A collapse of epic proportions took place Sunday as Atlanta coughed up a 25-point lead and fell short of its first Super Bowl title.
The game once looked to be a blowout on Atlanta’s end as it looked to be excelling in all three phases. But it then turned out to be an instant classic as New England rallied for a 34-28 overtime victory.
In the first half, Atlanta was clicking on all three phases, and it looked to be the same story as the previous wins by sizable margins over Seattle and Green Bay. That stood true in the early stages of the second half, as well, as Atlanta’s offense drove down for a touchdown on its second possession for a 28-3 lead.
Then, it began to show that it was this group’s first Super Bowl, opposed to the seventh appearance for the Tom Brady-Bill Belichick tandem. Atlanta’s offensive execution fell apart, and the momentum fully shifted when Matt Ryan was strip sacked and New England took over in the Falcons’ territory help the Patriots pull off the largest rally in Super Bowl history.
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Three who mattered
Ryan: Aside from the fumble on the sack, Atlanta’s quarterback and the NFL MVP had another solid night with 284 yards and two touchdowns.
Grady Jarrett: The Falcons’ second-year defensive tackle had one of the best nights of his career by putting a great deal of pressure on Brady. Jarrett tied the Super Bowl record for sacks in a game with three.
Brady: It looked as if Atlanta had done a good job with containing the veteran quarterback early on, as Brady was sacked on multiple occasions and looked off-kilter. But after halftime and facing a second-half deficit, Brady showed once again why he has won multiple MVP awards and Super Bowl championships. Brady finished with 466 yards and two touchdowns in the victory.
Patriots running back James White: Brady was surgical in his approach, completing passes to seven different receivers. The most reliable of those targets was White, who proved to be a nuisance out of the backfield. He set a Super Bowl record with 14 receptions and totaled 110 yards and a touchdown.
The Falcons held a 28-12 lead and on third-and-1, they decided to call a pass play, and Ryan fumbled in the process of being sacked. New England took over on Atlanta’s 25-yard line and eventually scored to make it a one-possession game. Atlanta failed to score on the following drive and Brady was able to drive his team down with 3:30 remaining to tie the game and give his team the first possession to win the game in overtime.
Falcons’ defense picked apart in second half: Atlanta’s defense looked to put the critics to sleep once again in the first half and show the further trend of improvement. Two forced turnovers and only three points allowed led many to believe a victory would be forthcoming. But in the second half, the undermanned and inexperienced secondary allowed 232 passing yards and two touchdowns.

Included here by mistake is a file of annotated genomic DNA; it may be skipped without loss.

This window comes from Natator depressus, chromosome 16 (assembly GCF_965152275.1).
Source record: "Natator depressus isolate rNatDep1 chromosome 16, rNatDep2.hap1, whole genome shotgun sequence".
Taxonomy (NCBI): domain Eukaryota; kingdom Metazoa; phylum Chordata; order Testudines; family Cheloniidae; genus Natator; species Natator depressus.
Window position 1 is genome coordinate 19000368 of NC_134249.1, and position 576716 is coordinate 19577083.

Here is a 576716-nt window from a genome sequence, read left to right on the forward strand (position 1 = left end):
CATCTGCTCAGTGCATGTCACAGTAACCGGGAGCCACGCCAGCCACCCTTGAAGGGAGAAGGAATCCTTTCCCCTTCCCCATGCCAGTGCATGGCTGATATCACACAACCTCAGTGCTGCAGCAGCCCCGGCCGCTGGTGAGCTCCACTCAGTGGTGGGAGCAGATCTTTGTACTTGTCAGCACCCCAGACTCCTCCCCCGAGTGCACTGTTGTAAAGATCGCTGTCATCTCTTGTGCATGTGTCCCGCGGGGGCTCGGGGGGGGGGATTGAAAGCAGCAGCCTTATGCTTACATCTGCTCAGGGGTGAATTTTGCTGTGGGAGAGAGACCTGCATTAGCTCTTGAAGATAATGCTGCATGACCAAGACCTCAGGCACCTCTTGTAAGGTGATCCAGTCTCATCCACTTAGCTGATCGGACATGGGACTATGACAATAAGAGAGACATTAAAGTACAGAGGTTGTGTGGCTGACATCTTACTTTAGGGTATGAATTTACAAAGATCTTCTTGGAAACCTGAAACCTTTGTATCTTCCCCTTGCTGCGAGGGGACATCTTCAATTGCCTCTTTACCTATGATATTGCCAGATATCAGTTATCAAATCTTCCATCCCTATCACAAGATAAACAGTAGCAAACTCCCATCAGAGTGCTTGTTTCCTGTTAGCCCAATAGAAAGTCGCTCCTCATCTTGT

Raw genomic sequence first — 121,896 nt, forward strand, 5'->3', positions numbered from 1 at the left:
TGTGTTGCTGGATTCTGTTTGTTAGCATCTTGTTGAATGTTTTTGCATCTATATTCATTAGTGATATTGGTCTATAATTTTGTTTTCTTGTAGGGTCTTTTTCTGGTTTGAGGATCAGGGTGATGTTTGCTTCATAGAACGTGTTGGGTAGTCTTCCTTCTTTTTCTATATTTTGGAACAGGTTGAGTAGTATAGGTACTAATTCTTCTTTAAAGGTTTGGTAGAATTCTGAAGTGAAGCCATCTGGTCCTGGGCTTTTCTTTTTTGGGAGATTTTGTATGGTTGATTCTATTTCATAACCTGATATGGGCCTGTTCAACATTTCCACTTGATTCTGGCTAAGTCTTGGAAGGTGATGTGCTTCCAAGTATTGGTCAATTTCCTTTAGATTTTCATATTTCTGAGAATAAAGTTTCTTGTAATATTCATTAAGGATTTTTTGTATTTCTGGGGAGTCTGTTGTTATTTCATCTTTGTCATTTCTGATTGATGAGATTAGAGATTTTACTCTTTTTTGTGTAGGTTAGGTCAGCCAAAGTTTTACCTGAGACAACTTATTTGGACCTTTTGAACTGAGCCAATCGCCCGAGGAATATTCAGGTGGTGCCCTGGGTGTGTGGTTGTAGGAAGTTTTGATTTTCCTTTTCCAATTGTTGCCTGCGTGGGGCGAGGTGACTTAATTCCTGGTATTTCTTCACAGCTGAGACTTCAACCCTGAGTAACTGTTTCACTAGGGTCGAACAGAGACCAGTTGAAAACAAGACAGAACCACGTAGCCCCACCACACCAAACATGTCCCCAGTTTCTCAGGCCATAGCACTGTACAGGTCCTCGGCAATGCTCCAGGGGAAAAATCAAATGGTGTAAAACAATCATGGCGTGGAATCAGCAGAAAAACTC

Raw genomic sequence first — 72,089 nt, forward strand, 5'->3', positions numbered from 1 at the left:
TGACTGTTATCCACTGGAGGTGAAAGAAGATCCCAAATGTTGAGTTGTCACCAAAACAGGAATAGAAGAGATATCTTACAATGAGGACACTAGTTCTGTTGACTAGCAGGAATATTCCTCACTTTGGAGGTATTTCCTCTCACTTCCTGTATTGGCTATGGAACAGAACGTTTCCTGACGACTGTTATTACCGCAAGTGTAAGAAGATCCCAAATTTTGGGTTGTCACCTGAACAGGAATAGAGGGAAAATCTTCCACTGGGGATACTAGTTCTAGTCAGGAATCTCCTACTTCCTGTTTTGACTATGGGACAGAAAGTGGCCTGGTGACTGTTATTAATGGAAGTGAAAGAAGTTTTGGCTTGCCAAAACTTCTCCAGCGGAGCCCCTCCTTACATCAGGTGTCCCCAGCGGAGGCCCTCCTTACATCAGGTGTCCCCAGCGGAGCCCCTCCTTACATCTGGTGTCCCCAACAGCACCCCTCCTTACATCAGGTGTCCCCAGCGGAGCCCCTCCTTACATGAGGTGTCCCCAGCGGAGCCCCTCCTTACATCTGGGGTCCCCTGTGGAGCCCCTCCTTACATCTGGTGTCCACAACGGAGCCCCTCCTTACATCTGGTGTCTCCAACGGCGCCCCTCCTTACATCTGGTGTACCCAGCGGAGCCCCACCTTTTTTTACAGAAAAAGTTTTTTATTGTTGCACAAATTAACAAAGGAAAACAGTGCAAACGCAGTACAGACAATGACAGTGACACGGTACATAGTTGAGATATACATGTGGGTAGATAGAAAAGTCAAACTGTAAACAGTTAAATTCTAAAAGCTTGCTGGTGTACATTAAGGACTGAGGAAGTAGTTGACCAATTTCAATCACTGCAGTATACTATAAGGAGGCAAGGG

Shanahan turns away from run game: From the first play it was evident that Atlanta would find success in the run game as Devonta Freeman found a crease on a toss sweep play for a 37-yard gain. That was en route to a total of 86 yards on the ground and a 21-3 halftime lead. But the second half was a stark contrast as Atlanta only totaled 18 yards. Falcons offensive coordinator Kyle Shanahan cited a change in defensive coverages as reason for the struggles, but Atlanta had multiple third-and-short situations in which it opted to pass rather than run. Those decisions proved costly, especially on the final drive when only a field goal was needed to ice the game.
Bosher frequently flips field: Falcons punter Matt Bosher had a significant impact in the loss as the defeat cannot be credited to poor special teams in any regard. The Patriots were forced to start their drives with poor field position on multiple occasions. On six punts, Bosher averaged 47 yards per punt and had a long of 56.
Falcons vastly outscored in second half: The statistic of the day could be the change in scoring margin. Once climbing the margin to 25 points, it looked to be nothing but a finished product for Atlanta. But after outscoring New England 21-3, the Patriots completely flipped it in the final half and overtime by outscoring the Falcons 31-7.
Alford’s pick provides temporary spark: It first looked like the Falcons would pull away right when the Patriots were given a prime opportunity to climb into position. On three consecutive third down opportunities, New England was stopped short but bailed out due to defensive holding penalties — one by Robert Alford and two by Brian Poole. Four plays after the final miscue, Alford returned a Brady interception for a touchdown to give Atlanta a 21-0 lead. While it resulted to be false hope for the fan base, Alford’s pick-six was the second-longest in Super Bowl history, only behind James Harrison’s 100-yard return in Super Bowl XLII.
They said it
Taylor Gabriel on fourth quarter collapse: “No (the Falcons didn’t lose confidence), because we were moving the ball pretty well all game. We just stalled on a few third downs and gave them a chance to get back in the game and they did. So just tip my hat off to that unit. As long as we stay as brothers and come back, I’m pretty sure we’ll be back next year.”
Falcons head coach Dan Quinn on defensive fatigue: “I think for sure that we ran out of gas some. I don’t know what the time of possession was, but I can tell you how hard these guys battled for it. We knew it was going to come down to the end for sure, and just at the end for them to have scores back-to-back, that was the difference for sure.”
Brady on the victory: “They’re all sweet. They’re all different and this was just an incredible team and I’m just happy to be a part of it. It’s just a great group of coaches and teammates and we overcame a lot of different things and it’s all worth it.”